The toy retailer Toys R Us filed for Chapter 11 bankruptcy protection on Monday.
The retailer made the move as part of an effort to pay down $5 billion in debt it owes as a result of a leveraged buyout in 2005, according to an earlier report from The Wall Street Journal.
The chain’s trio of owners — the private-equity firms Kohlberg Kravis Roberts and Bain Capital Partners and the real-estate investment trust Vornado Realty Trust — bought the company in a deal worth $6.6 billion, taking it private.
Chapter 11 protection allows the company to restructure $400 million in debt due in 2018, another $1.7 billion due in 2019, and then renegotiate the rest, according to CNBC.
The debt crisis comes at a critical time for the toy seller. Toys R Us last year made 40% of its sales in the fourth quarter, thanks to holiday shopping. Vendors are feeling increasingly anxious about the chain’s ability to pay down its debts, according to the reports, which could lead to a shortage of toys to stock its shelves and further exacerbate the issue.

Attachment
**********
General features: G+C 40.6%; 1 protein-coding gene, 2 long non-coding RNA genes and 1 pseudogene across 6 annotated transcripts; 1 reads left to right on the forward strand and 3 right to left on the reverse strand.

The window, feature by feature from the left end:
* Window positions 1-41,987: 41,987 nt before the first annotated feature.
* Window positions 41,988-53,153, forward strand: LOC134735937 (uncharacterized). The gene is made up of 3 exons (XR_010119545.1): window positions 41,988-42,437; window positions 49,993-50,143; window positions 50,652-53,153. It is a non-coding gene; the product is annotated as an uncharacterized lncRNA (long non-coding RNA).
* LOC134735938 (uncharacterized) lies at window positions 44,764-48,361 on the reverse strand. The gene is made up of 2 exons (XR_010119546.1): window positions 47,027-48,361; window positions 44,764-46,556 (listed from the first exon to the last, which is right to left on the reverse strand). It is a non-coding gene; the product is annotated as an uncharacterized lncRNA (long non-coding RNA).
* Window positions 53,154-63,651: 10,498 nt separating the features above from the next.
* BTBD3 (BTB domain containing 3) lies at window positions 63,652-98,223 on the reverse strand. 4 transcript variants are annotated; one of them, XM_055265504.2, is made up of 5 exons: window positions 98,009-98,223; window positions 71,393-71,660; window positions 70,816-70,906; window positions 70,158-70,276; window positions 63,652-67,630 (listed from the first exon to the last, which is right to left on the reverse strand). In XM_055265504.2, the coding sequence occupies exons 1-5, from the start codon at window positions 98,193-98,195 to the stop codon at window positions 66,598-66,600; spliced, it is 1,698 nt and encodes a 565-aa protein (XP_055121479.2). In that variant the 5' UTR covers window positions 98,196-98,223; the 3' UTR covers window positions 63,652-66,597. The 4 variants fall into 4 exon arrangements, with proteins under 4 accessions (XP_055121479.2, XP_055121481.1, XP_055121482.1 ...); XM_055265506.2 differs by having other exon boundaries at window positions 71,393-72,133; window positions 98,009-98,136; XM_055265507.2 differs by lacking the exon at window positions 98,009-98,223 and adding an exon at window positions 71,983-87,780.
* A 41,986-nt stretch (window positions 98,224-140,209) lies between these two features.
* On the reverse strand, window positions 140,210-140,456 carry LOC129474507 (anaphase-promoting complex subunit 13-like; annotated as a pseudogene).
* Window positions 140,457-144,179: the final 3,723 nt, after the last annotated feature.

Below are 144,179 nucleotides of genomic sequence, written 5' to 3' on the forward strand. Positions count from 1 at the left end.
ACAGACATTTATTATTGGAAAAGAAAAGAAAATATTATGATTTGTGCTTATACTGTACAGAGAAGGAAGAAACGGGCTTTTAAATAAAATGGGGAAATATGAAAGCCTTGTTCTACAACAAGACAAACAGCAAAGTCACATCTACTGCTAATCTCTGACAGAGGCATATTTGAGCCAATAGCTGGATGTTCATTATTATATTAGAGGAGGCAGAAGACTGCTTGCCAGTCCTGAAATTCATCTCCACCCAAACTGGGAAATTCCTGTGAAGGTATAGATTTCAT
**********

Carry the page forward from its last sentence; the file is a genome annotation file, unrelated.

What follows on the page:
Toys R Us has also struggled as it increasingly competes with online retailers in its two main businesses: baby goods and toys. The company said in a statement that its operations outside the US and Canada — including 255 licensed stores and joint-venture partnership in Asia — are not part of the bankruptcy filing.